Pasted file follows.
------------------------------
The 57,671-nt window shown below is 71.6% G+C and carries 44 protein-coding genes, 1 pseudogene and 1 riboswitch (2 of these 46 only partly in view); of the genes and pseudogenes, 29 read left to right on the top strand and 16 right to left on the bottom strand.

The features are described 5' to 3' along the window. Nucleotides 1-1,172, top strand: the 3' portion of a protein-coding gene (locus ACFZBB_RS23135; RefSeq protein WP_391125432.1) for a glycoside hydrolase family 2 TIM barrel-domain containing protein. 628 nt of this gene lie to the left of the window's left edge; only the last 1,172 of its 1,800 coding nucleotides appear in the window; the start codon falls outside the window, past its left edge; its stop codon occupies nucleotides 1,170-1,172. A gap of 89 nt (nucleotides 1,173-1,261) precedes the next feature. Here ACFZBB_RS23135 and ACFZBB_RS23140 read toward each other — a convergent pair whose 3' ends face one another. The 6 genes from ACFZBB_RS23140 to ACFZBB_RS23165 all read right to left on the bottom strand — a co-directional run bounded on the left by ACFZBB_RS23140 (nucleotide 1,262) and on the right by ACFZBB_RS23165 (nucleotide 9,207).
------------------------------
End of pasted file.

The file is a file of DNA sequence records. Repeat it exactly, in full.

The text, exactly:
The 57,671-nt window shown below is 71.6% G+C and carries 44 protein-coding genes, 1 pseudogene and 1 riboswitch (2 of these 46 only partly in view); of the genes and pseudogenes, 29 read left to right on the top strand and 16 right to left on the bottom strand.

The features are described 5' to 3' along the window. Nucleotides 1-1,172, top strand: the 3' portion of a protein-coding gene (locus ACFZBB_RS23135; RefSeq protein WP_391125432.1) for a glycoside hydrolase family 2 TIM barrel-domain containing protein. 628 nt of this gene lie to the left of the window's left edge; only the last 1,172 of its 1,800 coding nucleotides appear in the window; the start codon falls outside the window, past its left edge; its stop codon occupies nucleotides 1,170-1,172. A gap of 89 nt (nucleotides 1,173-1,261) precedes the next feature. Here ACFZBB_RS23135 and ACFZBB_RS23140 read toward each other — a convergent pair whose 3' ends face one another. The 6 genes from ACFZBB_RS23140 to ACFZBB_RS23165 all read right to left on the bottom strand — a co-directional run bounded on the left by ACFZBB_RS23140 (nucleotide 1,262) and on the right by ACFZBB_RS23165 (nucleotide 9,207).